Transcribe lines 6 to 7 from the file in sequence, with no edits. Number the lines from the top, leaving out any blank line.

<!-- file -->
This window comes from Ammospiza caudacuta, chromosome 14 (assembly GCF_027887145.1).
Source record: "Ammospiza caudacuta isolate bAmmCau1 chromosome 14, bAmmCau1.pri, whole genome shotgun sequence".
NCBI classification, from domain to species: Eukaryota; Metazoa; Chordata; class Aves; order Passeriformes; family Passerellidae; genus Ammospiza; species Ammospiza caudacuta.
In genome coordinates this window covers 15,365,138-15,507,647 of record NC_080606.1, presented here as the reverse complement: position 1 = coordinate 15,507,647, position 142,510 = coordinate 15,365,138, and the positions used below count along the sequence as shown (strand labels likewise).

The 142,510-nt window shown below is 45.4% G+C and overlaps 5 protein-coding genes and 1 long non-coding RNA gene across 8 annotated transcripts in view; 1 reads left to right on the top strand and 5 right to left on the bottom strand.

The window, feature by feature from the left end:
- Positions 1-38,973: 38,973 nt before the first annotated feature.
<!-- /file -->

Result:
The window, feature by feature from the left end:
- Positions 1-38,973: 38,973 nt before the first annotated feature.